Sunday, 13 December 2009

Montreal Polytechnique Engineering Faculty 6th December 1989

Perhaps the whole world knew about this, but not me until I read something today in Le Monde weekend magazine, as it is just over 20 years since Marc Lepine, a Canadian, walked into the engineering faculty lecture hall of the Montreal Polytechnic University, drew a gun, fired it at the ceiling, sent the men, 50 or so of them, out of the room, said to the women students that he 'hated feminists' and if they were women who wanted to be engineers that is what they were, and shot six of the nine present dead, following this up with a shooting rampage through the university in which I think another eight women were killed, including a nurse and a member of the canteen staff, and quite a number of others hurt, including two men. Then he killed himself. Sorry, that first one was quite a long sentence, but I am aghast. Not just at what happened, but at the fact that since the arrival of Teh Internetz there have appeared, especially but not only in Canada, a number of sites which describe themselves as "masculinist", some of which make Marc Lepine a hero, and also that Fathers4Justice have cited Marc Lepine approvingly, and even more that in 2002 members of the Canadian armed forces held some kind of rally in memory of Marc Lepine the feminist-killing hero.

Members of the Quebec and wider Canadian establishment, and many others, wear white ribbons on 6th December against violence against women, which I suspect misses the point rather. Two of the men sent out of the lecture hall in which the women were killed by Marc Lepine subsequently committed suicide. Makes you think, doesn't it? And not in a good way. Why do we not remember this? Those in Quebec and in France who do remember tell us that at the time the expressions of outrage, and the public statements, came from men. A cardinal, the head of the university, one of the men not killed - you know, proper people. Not women.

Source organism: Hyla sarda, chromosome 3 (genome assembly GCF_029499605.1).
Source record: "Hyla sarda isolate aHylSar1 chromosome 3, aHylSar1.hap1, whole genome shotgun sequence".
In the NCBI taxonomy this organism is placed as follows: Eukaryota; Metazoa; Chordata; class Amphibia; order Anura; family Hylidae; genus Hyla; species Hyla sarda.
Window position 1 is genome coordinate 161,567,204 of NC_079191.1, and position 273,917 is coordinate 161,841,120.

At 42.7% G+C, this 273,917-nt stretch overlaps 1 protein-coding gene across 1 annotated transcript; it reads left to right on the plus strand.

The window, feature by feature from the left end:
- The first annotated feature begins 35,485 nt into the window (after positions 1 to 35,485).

We all knew this was around, but we didn't want to think about it, did we?

8 comments:

Anonymous said...

Thank you for bringing this to my attention. My late wife was a Civil Engineer in Reading, and I used to go to dinners and social functions organised by the Womens Engineering Society - I am genuinely surprised that I had not heard about this before.

Anonymous said...

I'm a bit puzzled. Are you saying there weren't any expressions of outrage from women or that there were, but they weren't reported? Changing the subject, I like your new picture. Is there a message board on top of that pole or are you pole-dancing?

jane said...

Thank you for these comments. It seems from what I have read that no-one asked any of the women either present or in positions of prominence (even in 1989 Montreal had female elected representatives) what they thought about it, and there are members of women's groups then active in Canada who still today are angry that their voices and opinions were not of interest to the media. If it had been a racist or homophobic killing, it is suggested, it would not have been silenced in the way that it appears to have been. I suspect that this outrage may have helped to inspire Canadian writer Margaret Atwood's book The Handmaid's Tale. But I haven't checked and could be wrong especially in terms of dates.

jane said...
This comment has been removed by the author.
jane said...

oh and the picture was taken in Norway in August last year 2008 so is not new - and I am not pole dancing, there is a street sign on top of that pole.

dreamingspire said...

I like the caption below the photo:
"Jane Griffiths n’est pas la personne que vous cherchiez ? Faites une nouvelle recherche"
C'est la vie.
(Word verification is a real word this morning "chips". As in You have had your...?)

jane said...

C'est a dire, dreamingspire?

St Martin S, Reading said...

I'm thinking of taking up pole-dancing to improve my physical fitness.

Obviously, I am very keen to avoid being objectified.